An Easter Song
by Ian Drummond
Sit and sing you
Jana sat and wrote these words far from the mountain that inspired them.
More than a sentimental mood or shallow nostalgia, the mountain transformed into her.
Far from the trail, calling out to Father, church bells ring the morning, now silent.
©Ian Drummond, Easter 2022.
Ian Drummond with his partner Sarita, are current caretakers (gekos) at Namgyalgar Retreat Centre in the Glass House Mountains which is nestled among the extraordinary landforms that rise up from then coastal plains on Kabi Kabi/Jinibara country, in South East Queensland. It is here I invited writers to come for an intimate four day mindful writer’s retreat over Easter.
People arrived on the Thursday afternoon for a delish welcome dinner from local chef Ella. We kicked off our retreat early Good Friday morning with a Tibetan sang ceremony — an incense and smoke offering to the local spirits and guardians, led by Ian. Breakfast was followed by our first morning workshop. With the afternoons free to write, we met again for pre-dinner readings. Early Easter Saturday morning, Ian led us on a walk on the Trachyte Track around the base of Mt Tibrogargan.
In local Indigenous mythology, Tibrogargan is the father mountain. Nearby Mt Beerwah is his wife. Their son Coonowrin, on ignoring his father’s orders to rescue his mother and her children from the rising tide, received a beating which left him permanently deformed. From different view points you can see Coonowrin’s crooked form. The whole family cried tears which still flow in numerous rivulets from the hinterland down to the sea.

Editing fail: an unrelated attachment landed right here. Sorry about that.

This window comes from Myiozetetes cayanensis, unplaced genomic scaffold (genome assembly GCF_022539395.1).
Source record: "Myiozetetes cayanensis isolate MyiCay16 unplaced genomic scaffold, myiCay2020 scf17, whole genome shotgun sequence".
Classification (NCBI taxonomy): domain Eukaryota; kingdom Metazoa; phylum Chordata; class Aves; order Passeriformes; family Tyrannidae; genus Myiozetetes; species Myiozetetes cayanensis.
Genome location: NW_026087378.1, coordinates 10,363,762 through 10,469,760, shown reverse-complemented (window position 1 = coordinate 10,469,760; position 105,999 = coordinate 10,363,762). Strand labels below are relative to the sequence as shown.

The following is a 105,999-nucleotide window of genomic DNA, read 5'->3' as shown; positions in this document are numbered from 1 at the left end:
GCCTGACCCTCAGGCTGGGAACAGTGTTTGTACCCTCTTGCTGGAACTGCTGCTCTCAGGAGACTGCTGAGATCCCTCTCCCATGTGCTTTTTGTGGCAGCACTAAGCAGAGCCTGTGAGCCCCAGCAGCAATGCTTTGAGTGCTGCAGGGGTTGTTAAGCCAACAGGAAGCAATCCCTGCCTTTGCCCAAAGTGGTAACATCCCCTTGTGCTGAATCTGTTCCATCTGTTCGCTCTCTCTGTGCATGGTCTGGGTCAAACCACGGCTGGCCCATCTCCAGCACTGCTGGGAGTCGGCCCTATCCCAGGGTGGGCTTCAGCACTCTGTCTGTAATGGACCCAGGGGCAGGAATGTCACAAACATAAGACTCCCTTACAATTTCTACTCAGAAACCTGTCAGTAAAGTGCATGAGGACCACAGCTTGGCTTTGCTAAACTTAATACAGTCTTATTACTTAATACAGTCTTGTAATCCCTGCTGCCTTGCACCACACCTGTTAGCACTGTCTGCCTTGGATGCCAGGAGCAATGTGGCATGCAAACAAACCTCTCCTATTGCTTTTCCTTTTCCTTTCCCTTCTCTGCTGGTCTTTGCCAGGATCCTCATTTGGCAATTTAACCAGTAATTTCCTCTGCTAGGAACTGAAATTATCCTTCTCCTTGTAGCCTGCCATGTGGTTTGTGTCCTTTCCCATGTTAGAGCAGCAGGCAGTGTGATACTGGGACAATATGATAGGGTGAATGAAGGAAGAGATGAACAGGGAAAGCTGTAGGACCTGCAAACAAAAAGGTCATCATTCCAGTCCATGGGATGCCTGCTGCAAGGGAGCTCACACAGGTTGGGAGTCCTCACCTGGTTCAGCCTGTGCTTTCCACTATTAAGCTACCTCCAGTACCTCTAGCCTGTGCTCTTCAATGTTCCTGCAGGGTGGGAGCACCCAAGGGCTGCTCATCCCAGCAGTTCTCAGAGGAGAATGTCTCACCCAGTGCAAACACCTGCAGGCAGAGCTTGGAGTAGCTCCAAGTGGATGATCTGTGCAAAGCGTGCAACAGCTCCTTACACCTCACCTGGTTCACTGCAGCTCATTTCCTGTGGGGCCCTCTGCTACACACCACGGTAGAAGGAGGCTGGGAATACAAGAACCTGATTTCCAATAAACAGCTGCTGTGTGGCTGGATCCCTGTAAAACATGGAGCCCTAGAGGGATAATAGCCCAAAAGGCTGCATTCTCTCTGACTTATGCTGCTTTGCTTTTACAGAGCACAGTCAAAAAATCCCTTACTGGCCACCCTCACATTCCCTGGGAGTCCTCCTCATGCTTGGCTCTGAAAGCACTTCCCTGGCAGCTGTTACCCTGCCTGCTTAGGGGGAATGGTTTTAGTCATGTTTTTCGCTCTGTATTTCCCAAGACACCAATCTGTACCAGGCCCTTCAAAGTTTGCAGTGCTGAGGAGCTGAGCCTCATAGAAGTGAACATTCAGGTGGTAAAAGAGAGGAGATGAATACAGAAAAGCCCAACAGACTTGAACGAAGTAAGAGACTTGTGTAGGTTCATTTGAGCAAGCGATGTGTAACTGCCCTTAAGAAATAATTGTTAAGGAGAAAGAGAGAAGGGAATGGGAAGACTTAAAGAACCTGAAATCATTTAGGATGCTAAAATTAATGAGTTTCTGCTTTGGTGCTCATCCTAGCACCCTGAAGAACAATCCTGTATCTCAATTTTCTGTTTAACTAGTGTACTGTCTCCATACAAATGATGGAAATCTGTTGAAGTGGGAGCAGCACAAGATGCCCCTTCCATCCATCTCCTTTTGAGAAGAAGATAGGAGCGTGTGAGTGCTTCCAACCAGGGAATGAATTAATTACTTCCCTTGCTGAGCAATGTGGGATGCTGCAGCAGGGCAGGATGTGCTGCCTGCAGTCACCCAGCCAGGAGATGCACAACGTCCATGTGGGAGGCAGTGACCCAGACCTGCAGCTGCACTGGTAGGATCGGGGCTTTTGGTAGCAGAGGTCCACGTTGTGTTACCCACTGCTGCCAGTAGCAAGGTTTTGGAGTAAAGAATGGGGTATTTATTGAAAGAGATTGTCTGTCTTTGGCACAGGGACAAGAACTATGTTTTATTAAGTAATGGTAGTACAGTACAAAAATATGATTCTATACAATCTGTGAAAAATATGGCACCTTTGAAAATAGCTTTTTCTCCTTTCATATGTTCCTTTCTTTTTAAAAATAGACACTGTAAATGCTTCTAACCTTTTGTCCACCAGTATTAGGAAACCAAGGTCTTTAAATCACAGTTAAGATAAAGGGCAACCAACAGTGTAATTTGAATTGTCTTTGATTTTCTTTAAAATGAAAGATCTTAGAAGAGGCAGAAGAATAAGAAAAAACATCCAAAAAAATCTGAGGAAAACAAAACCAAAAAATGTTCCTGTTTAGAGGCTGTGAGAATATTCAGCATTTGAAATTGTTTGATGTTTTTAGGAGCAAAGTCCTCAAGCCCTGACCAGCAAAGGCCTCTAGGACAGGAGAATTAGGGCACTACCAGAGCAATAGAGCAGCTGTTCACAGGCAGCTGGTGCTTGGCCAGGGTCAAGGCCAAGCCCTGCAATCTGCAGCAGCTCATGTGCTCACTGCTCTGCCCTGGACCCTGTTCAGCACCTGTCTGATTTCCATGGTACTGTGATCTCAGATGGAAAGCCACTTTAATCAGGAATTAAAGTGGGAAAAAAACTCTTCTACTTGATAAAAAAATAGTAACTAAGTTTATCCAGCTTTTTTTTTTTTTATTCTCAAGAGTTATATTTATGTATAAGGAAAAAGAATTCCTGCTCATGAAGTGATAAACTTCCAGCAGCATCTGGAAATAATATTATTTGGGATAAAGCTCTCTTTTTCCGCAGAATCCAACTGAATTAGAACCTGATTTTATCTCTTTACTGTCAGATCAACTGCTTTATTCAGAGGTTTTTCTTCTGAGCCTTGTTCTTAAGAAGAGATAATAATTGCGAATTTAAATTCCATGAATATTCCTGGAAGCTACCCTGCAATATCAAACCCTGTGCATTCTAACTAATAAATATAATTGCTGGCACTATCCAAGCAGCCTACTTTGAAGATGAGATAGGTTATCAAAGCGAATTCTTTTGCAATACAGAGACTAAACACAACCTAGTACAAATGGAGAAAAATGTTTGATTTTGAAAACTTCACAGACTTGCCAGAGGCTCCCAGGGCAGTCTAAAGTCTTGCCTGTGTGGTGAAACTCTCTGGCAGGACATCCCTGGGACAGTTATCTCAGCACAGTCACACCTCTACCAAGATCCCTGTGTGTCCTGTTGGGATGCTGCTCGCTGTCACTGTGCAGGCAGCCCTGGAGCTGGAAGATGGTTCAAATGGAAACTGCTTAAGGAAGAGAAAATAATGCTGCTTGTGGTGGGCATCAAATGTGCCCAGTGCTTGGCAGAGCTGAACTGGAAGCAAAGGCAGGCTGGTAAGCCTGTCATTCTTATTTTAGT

Along the track we witnessed the many moods and faces of Tibrogargan as we passed through different eco systems, bent down to admire wild orchids, native grasses, colourful funghi and looked up to marvel at line drawings made by grubs on the svelte trunks of tall scribbly gums. Returning to our starting point near a perfectly placed ring of sandstone rocks, I asked our group and Ian, to sit down and write.
Back at Namgyalgar I invited the writers to read what they had written — a list, random thoughts, a scene from their book. I hope to publish some of them in the following pages. Ian didn’t read, he was already off doing one of his geko chores. He told me he wrote a poem, so I asked him to submit it for our magazine. I hope you enjoyed it. You can give a few claps below if you did.